Raymond Vahan Damadian (born March 16, 1936, NY USA) is an Iranian-American practitioner and inventor of the first MR (Magnetic Resonance) Scanning Machine — one of the most useful diagnostic tools of our time.  His research into sodium and potassium in living cells led him to his first experiments with nuclear magnetic resonance (NMR) which caused him to first propose the MR body scanner in 1969. Damadian discovered that tumors and normal tissue can be distinguished in vivo by nuclear magnetic resonance (NMR) because of their relaxation times. Damadian was the first to perform a full body scan of a human being in 1977 to diagnose cancer. Damadian invented an apparatus and method to use NMR safely and accurately to scan the human body, a method now well known as magnetic resonance imaging (MRI).
Damadian received several prizes: In 2001, the Lemelson-MIT Prize Program bestowed its $100,000 Lifetime Achievement Award on Damadian as “the man who invented the MRI scanner.” He went on to collaborate with Wilson Greatbach, one early developer of the implantable pacemaker, to develop an MRI-compatible pacemaker. The Franklin Institute in Philadelphia gave its recognition of Damadian’s work on MRI with the Bower Award in Business Leadership. He was also named Knights of Vartan 2003 “Man of the Year”. He received a National Medal of Technology in 1988 and was inducted in the National Inventors Hall of Fame in 1989.
Damadian was born in New York, to an Armenian family. He earned his BS in mathematics from the University of Wisconsin–Madison in 1956, and an M.D. degree from the Albert Einstein College of Medicine in New York City in 1960. He studied the violin at Juilliard for 8 years.
Work on MRI
In a 1971 paper in the journal Science , SUNY Downstate Medical Center professor Damadian reported that tumors and normal tissue can be distinguished in vivo by nuclear magnetic resonance (“NMR”). He suggested that these differences could be used to diagnose cancer, though later research would find that these differences, while real, are too variable for diagnostic purposes. Damadian’s initial methods were flawed for practical use, relying on a point-by-point scan of the entire body and using relaxation rates, which turned out to not be an effective indicator of cancerous tissue. Nonetheless, in 1974, he received the first patent in the field of MRI when he patented the concept of NMR for detecting cancer after filing an application in 1972. As the National Science Foundation notes, “The patent included the idea of using NMR to ‘scan’ the human body to locate cancerous tissue.” However, it did not describe a method for generating pictures from such a scan or precisely how such a scan might be done.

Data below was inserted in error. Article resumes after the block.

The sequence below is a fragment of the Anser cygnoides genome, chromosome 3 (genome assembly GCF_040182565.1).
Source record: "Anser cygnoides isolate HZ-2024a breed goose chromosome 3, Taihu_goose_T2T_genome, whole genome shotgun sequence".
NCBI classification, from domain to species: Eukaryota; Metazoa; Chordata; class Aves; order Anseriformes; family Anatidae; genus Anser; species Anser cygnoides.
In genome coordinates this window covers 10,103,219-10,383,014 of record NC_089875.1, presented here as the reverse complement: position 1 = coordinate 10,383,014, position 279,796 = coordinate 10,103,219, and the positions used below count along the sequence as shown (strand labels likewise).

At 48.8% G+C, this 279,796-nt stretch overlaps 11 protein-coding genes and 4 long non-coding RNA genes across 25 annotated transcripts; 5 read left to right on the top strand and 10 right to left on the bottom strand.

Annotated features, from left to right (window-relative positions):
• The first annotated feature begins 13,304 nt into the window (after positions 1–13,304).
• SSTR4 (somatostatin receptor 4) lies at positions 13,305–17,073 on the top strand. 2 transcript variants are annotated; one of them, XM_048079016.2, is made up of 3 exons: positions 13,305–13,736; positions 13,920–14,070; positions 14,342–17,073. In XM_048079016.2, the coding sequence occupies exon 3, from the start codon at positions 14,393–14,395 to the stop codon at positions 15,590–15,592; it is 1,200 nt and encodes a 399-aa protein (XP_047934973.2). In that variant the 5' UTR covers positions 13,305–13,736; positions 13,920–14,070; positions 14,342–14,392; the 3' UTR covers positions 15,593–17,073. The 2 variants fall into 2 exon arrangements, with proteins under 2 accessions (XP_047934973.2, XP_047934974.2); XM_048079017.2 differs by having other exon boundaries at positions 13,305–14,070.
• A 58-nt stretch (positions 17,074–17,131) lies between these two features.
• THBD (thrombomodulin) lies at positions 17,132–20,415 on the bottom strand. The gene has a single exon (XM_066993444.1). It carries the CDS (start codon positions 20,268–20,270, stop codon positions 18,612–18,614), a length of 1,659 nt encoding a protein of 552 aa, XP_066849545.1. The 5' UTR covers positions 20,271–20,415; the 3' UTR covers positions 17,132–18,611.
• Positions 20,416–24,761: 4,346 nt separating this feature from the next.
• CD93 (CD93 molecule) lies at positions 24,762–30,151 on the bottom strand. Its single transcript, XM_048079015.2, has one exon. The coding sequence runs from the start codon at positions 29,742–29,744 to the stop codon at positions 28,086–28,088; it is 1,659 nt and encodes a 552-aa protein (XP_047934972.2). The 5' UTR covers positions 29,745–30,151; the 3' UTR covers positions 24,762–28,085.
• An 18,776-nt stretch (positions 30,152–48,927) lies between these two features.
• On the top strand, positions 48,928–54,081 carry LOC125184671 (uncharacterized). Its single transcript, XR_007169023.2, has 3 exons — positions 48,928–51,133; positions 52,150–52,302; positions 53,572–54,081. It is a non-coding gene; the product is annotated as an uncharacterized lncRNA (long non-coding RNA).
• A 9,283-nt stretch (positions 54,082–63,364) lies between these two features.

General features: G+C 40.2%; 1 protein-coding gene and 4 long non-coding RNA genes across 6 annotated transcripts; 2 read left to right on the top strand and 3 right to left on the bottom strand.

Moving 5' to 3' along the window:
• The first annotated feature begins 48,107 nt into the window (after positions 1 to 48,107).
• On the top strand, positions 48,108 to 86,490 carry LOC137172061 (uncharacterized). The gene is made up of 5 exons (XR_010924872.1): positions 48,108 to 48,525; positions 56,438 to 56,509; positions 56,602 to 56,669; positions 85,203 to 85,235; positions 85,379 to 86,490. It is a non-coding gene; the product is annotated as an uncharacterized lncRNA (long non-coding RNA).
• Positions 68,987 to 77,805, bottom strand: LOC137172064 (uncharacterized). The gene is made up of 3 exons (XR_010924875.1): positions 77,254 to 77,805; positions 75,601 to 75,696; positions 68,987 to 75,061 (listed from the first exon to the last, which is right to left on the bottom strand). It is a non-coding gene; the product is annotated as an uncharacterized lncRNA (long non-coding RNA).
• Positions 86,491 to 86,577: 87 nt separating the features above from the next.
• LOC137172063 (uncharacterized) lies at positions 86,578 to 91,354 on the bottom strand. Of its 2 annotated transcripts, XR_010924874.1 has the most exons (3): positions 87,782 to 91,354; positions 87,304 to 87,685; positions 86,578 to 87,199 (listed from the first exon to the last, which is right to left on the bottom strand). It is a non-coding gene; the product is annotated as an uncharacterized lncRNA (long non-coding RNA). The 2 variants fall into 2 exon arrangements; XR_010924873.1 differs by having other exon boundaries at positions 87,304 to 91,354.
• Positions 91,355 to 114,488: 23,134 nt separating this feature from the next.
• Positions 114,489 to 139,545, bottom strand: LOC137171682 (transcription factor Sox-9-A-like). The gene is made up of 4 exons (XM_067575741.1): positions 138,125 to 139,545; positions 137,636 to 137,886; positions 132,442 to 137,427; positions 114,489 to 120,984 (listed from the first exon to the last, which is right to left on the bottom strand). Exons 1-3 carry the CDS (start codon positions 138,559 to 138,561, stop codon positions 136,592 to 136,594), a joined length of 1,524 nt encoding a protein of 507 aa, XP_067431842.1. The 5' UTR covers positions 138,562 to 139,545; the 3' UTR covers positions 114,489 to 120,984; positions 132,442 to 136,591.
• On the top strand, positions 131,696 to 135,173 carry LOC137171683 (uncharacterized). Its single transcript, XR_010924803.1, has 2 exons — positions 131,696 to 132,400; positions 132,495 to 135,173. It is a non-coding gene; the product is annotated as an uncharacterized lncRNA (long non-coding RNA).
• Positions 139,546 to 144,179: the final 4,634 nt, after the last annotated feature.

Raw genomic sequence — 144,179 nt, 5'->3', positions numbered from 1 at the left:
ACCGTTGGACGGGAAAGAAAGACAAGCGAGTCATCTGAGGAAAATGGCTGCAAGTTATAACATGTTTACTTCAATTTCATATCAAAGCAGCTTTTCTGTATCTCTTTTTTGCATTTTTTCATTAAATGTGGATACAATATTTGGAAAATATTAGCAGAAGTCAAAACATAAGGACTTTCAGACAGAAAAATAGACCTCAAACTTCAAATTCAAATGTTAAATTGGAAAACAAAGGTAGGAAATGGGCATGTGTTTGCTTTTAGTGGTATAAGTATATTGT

In the 1950s, Herman Carr reported  creating a one-dimensional MR image. Prompted by Damadian’s report on the potential medical uses of NMR, Paul Lauterbur expanded on Carr’s technique and developed a way to generate the first MRI images, in 2D and 3D, using gradients. Peter Mansfield from the University of Nottingham then developed a mathematical technique that would allow scans to take seconds rather than hours and produce clearer images than Lauterbur had. While Lauterbur and Mansfield focused on animals and human limbs, Damadian built the first full-body MRI machine and produced the first full magnetic resonance imaging (“MRI”) scan of the human body, albeit using a “focused field” technique that differs considerably from modern imaging.
In recording the history of MRI, Mattson and Simon (1996) credit Damadian with describing the concept of whole-body NMR scanning, as well as discovering the NMR tissue relaxation differences that made this feasible.
First Human MRI Body Scan
On July 3, 1977, the first MRI body exam was performed on a human being (the first human scan was performed by Sir Peter Mansfield’s team in Nottingham a year earlier – but this was a cross-sectional image through a finger rather than a body scan).